It’s overload, overload and overload–and we’re not even talking about laundry here.

So you’re the guy or gal charged with keeping the network environment safe, eh?  And you’re looking for help weeding through the torrents of threat information coming your way. Give me five minutes of your time and I’ll suggest a possible remedy.

If it were in my powers, I’d grant you another four hours in the working day where you could simple escape from your responsibilities without building-up a sleep debt.  Think about it; four free hours to help wipe away the cloud hanging over your head while drawing upon endless supplies of energy as if you were breathing pure oxygen in a Las Vegas casino.  Alas. my mere mortal status relegates me to more traditional solutions.

Frustration 1: Data overload

So few of you in these roles would disagree that IT security is a never ending task as there’s always something more to do.  Many start with the edict that we meet certain compliance mandates proving that our networks are secure, and only those expressly allowed to view private information are in fact permitted to do so.  Kudos to those who’ve achieved this objective and still have some available budget remaining.  Establishing some basic identity management and access control capabilities is a first step.

Once we know who is accessing our networks and where all the sensitive data resides, we’d like to understand more about when these  events are happening and what’s being communicated between the parties because it’s hard to identify discrepancies without a baseline.  This is where tools like QRadar SIEM help depict normal operations as people tend to use network resources in a fairly repeatable pattern.  Sudden changes in the behaviors of individual users or the amount of data they’re transmitting are ripe conditions for further forensic analysis activities, but identifying these conditions likely results in data overload.

Frustration 2: Solution overload

But the job of the security analyst is far from done.  Suppose for a minute that we’re able to overcome the first problem with data overload and we’ve reduced the critical SIEM notifications to something we can manage.  Now it’s time to illuminate the headlights and try to discover tomorrow’s problems.  Breaches start with the exploitation of typically known vulnerabilities, and there are currently thousands (70,000 according to X-Force Threat Intelligence Research) of documented Security vulnerabilities with an average of thirteen new problems reported on a daily basis into the National Vulnerability Database.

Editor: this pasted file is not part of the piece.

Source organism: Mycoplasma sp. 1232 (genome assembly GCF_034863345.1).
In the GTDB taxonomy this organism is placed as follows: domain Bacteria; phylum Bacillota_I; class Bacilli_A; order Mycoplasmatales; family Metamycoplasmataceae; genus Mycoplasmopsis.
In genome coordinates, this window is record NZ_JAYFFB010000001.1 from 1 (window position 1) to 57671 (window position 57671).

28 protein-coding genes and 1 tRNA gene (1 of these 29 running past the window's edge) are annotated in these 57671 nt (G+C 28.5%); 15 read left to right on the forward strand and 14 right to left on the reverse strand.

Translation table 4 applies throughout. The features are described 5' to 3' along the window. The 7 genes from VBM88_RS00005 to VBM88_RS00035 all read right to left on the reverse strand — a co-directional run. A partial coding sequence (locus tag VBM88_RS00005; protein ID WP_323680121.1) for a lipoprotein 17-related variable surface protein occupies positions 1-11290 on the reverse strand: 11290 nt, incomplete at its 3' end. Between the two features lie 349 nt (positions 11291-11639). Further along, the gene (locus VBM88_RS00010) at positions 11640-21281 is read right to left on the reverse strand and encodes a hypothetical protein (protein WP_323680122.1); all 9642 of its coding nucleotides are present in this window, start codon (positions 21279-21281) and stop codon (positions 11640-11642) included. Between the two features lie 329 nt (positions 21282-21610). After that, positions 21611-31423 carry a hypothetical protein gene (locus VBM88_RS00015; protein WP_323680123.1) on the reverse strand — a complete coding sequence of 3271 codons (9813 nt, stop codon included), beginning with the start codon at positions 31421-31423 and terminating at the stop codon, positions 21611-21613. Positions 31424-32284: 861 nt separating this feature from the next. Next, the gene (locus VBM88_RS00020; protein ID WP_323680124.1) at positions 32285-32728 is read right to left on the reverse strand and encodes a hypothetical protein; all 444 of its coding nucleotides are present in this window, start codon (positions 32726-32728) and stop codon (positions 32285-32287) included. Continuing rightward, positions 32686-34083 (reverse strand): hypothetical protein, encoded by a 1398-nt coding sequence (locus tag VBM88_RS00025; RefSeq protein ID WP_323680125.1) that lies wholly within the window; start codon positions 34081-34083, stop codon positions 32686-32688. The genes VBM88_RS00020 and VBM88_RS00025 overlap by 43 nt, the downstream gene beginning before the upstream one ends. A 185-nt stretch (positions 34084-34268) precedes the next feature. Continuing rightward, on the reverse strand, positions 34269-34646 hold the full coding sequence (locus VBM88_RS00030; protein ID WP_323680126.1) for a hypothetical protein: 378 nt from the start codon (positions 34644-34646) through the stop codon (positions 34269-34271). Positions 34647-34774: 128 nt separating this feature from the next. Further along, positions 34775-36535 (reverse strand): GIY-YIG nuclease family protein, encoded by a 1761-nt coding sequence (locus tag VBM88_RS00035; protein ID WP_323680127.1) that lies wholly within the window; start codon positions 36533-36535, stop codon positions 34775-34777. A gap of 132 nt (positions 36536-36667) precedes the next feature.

Chances are, you’re not running daily scans to detect either newly added network resources or the discovery of vulnerabilities associated with any newly reported conditions.  So when you run the next scheduled scan, you’re presented with the next level of data overload–more issues than time to address.

Using point solutions for SIEM, risk management and vulnerability management can mean jumping in and out of several different tools as you try to figure out where to start.

Frustration 3: False positive overload

The good news here is that many of the issues discovered may not be problems in the first place if you have a security intelligence solution that  leverages the available data to help narrow your focus, and the lynch-pin in this equation is visibility.  Point solutions that store their results in siloed repositories simply compound the overload effect and defeat your ability to eliminate false positives.

And while no vendor solutions are optimized to your particular environments, those that clearly depict the conditions underlying the identification of hundreds or thousands of offenses and vulnerabilities are the simplest to tune helping to reduce the overload of false positive conditions.

As you choose the tools that will help you succeed, we hope you’ll recognize the benefits of integration to address the three culprits of overload presented to security teams: data overload, solution overload and false positive overload.

Join us July 23rd to find out what’s NEXT with security intelligence.


I’d love to know your thoughts…

  • Do you agree with these frustrations?
  • What are your biggest sources of frustration when it comes to protecting your organization’s assets and network environment?
  • Do you feel overloaded with security information and what techniques do you use to find evidence of attacks, breaches and existing exposures?
  • What would you do with any extra time afforded using integrated tools with automated techniques for reducing the data into more actionable insights?


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